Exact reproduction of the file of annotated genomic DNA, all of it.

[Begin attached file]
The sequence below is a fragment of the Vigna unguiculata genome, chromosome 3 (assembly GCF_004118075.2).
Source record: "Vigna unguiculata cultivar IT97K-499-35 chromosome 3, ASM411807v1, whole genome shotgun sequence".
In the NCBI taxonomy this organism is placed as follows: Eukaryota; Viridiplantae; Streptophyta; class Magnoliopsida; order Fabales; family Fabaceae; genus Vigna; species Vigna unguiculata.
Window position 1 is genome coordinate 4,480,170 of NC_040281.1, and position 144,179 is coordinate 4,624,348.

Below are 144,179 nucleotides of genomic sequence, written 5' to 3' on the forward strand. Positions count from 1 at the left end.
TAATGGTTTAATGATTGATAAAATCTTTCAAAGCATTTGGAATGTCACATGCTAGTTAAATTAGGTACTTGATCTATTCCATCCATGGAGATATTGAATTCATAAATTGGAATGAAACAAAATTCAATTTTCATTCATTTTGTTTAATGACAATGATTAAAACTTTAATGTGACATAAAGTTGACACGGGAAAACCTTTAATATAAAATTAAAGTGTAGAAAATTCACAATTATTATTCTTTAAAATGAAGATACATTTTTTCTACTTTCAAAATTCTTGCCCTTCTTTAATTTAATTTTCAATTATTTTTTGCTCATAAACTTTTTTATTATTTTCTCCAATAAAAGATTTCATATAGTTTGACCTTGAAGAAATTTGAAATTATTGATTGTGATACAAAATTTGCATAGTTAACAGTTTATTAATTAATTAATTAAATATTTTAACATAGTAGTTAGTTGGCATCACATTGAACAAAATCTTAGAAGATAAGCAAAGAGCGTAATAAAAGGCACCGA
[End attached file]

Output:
The sequence below is a fragment of the Vigna unguiculata genome, chromosome 3 (assembly GCF_004118075.2).
Source record: "Vigna unguiculata cultivar IT97K-499-35 chromosome 3, ASM411807v1, whole genome shotgun sequence".
In the NCBI taxonomy this organism is placed as follows: Eukaryota; Viridiplantae; Streptophyta; class Magnoliopsida; order Fabales; family Fabaceae; genus Vigna; species Vigna unguiculata.
Window position 1 is genome coordinate 4,480,170 of NC_040281.1, and position 144,179 is coordinate 4,624,348.

Below are 144,179 nucleotides of genomic sequence, written 5' to 3' on the forward strand. Positions count from 1 at the left end.
TAATGGTTTAATGATTGATAAAATCTTTCAAAGCATTTGGAATGTCACATGCTAGTTAAATTAGGTACTTGATCTATTCCATCCATGGAGATATTGAATTCATAAATTGGAATGAAACAAAATTCAATTTTCATTCATTTTGTTTAATGACAATGATTAAAACTTTAATGTGACATAAAGTTGACACGGGAAAACCTTTAATATAAAATTAAAGTGTAGAAAATTCACAATTATTATTCTTTAAAATGAAGATACATTTTTTCTACTTTCAAAATTCTTGCCCTTCTTTAATTTAATTTTCAATTATTTTTTGCTCATAAACTTTTTTATTATTTTCTCCAATAAAAGATTTCATATAGTTTGACCTTGAAGAAATTTGAAATTATTGATTGTGATACAAAATTTGCATAGTTAACAGTTTATTAATTAATTAATTAAATATTTTAACATAGTAGTTAGTTGGCATCACATTGAACAAAATCTTAGAAGATAAGCAAAGAGCGTAATAAAAGGCACCGA